"Basically, he was telling them that on the paperwork they had submitted to the court, they were going to lose. The case is now listed for a hearing, but the earliest that will be is sometime in November; it could even be next year. However, given what the judge said at the case conference, I suspect their counsel will be advising them to withdraw from the case and admit liability. If they don't, they could be out of pocket big time.

"By the way, I've had a text from Edith; she should be here about eleven-thirty."

"Any idea what she wants to see me about?"

"None at all," Bernard replied. "Though she did say it might be useful if I sat in on the meeting. I suppose when I have finished this, we'd better make our way up to the big house.

"By the way, Anne says to switch your phone on; it's still off from last night. She tried to call you this morning."

I switched it on. Once it had connected, about thirty text messages came through; one from Johnny, saying Joseph and he were going out on the quad bikes; one from Anne, saying she was going into Rugby. Then, there were over twenty from my ex. I did not bother reading any of them.

Seeing Bernard tucking into a full English made me hungry, so I helped myself to a couple of slices of bacon, some black pudding and fried bread. I also made myself a nice pot of tea. I spent the next fifteen or so minutes enjoying a fried breakfast and chatting with Bernard about nothing in particular. We then made our way up to the Hall.

It was just before eleven when we got there, and Mrs M informed us there was coffee, tea and cakes in the Conservatory. Bernard immediately led the way to them. We sat for the next quarter-hour discussing our respective spouses over tea and cake. Bernard stated at one point that he dreaded to think how much Debora was spending on the credit card, though he did say that it was probably her way of punishing him for not keeping Shabbat.

"Bernard, how does Debora equate keeping Shabbat and going shopping on a Saturday?"

"Oh, normally she won't shop on a Saturday, at least not before sunset, which generally means winter only. However, she takes the view that if you have already broken Shabbos, which we have being here, you might as well take advantage of the situation."

Just then Mrs M came through and informed us that Miss Jenkins had arrived and that she had put her in the drawing room. Mrs M apologised but stated that the Library was being used by the wedding they had on.

I asked Mrs M if she would give our apologies to Miss Jenkins and that we would be with her shortly. Mrs M advised us that there was no rush. Miss Jenkins had said she was early, and Mrs M was just arranging a pot of tea for her.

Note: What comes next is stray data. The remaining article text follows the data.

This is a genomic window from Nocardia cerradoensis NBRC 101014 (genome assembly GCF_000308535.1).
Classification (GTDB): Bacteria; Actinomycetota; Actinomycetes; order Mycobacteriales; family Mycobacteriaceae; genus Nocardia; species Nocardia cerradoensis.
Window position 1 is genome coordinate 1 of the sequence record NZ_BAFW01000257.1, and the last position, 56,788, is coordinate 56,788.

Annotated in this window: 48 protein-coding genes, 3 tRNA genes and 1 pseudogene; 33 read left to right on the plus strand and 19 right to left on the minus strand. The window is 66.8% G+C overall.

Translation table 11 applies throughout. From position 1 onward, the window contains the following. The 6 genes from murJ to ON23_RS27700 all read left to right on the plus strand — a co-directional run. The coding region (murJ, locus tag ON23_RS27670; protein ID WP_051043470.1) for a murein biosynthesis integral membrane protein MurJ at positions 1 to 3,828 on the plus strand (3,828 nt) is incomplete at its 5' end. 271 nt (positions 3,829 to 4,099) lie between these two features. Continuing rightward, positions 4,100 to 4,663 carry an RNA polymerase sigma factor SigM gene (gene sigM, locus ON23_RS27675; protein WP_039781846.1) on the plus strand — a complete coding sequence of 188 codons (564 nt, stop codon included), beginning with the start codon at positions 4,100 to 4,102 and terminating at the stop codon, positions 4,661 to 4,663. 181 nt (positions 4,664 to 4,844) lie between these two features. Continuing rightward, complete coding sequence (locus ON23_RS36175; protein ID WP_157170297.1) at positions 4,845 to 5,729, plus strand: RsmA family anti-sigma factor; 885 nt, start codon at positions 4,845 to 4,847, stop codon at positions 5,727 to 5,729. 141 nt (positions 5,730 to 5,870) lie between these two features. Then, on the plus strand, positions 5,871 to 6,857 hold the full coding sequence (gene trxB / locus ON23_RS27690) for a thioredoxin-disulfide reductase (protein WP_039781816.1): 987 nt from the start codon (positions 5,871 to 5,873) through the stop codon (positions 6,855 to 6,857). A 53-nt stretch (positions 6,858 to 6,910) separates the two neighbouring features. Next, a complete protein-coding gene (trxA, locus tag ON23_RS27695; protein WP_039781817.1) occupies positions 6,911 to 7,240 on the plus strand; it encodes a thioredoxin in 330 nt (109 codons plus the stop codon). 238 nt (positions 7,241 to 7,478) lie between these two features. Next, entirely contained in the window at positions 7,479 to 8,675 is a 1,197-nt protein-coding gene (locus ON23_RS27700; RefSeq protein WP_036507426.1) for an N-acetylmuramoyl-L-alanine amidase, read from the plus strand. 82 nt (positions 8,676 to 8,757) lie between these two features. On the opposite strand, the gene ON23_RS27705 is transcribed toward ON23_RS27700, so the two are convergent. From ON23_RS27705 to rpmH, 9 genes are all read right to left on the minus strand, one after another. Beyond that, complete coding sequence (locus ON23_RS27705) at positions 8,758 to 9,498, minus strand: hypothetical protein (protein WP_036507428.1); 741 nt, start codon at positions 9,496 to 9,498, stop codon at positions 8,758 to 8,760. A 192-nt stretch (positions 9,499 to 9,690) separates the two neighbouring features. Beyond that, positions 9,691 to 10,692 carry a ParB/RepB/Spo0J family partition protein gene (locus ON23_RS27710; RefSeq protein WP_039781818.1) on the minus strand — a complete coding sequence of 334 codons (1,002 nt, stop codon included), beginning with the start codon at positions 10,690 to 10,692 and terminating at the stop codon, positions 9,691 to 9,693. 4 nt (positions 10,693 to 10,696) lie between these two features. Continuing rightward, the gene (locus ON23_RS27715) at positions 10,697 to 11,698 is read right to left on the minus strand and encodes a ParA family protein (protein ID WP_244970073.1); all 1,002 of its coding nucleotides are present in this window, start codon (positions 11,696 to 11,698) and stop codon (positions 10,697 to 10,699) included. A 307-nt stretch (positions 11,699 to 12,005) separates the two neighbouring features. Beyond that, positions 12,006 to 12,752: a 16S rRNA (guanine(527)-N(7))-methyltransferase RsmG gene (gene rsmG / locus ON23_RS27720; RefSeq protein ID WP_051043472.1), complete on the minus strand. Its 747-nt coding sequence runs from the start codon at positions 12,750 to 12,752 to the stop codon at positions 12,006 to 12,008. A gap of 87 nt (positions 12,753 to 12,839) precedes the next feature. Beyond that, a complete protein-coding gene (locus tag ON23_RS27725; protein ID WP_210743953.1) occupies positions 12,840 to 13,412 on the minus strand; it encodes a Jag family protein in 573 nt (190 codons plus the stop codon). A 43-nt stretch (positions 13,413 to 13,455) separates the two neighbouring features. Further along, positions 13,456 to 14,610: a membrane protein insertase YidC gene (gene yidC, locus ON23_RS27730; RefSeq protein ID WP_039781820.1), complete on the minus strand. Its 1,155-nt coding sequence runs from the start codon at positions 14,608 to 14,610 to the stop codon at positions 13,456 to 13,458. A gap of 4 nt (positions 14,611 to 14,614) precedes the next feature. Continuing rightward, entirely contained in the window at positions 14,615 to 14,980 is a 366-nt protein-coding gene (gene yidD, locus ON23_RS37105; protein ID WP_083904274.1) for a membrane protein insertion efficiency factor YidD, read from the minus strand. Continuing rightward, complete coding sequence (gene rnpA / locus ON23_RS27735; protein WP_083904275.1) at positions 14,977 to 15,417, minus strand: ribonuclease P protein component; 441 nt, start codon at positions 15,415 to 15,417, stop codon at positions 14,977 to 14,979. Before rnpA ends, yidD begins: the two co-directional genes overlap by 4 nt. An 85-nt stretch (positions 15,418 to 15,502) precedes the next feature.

Bernard and I got to the drawing room about ten minutes later. Miss Jenkins was just finishing off her cup of tea. She stood as we entered.

"Mr. Carlton, I am so glad you were able to see me," she stated.

"Not at all, Miss Jenkins," I replied. "What was it you wanted to see me about, and I hope you do not mind Mr. LeBrun being present?"

"Not at all," she stated. "In fact, it could be most beneficial if things work out as I hope they will."

"And what do you hope for, may I ask?" I enquired.

"I want to buy into Arthur's computer business," she responded.

I looked at Miss Jenkins in surprise. Why was she talking to me about buying into Arthur's business?

"It's really for Arthur to decide about somebody buying into the business. But might I ask why you are interested?"

"You are right, it is up to Arthur, and I have already spoken with him about it. However, he told me he would not discuss it unless you agreed first, at least in principle," Miss Jenkins informed me. "As you ask why I might be interested, well it has potential. Not the provision of the internet connections, that's a waste of time in the long run. The pressure is on for the service providers to get fast internet out to the rural districts, and they will do that in the next couple of years.

"What the business has going for it, though, is the network and technical support service that Arthur provides. Maddie and Neal have been keeping me informed about what they have been doing over the last couple of weeks. They have been relatively busy, there is a lot of work there, and they have been getting more enquiries in. At the moment, they have put any new work on hold as they did not know how the situation would develop.

"The thing is that Neal has to start at Imperial the week after next, and the week after, Maddie is due back in Cambridge. It is going to be the end of November before Arthur is back on his feet, and he needs someone to cover the business in the meantime."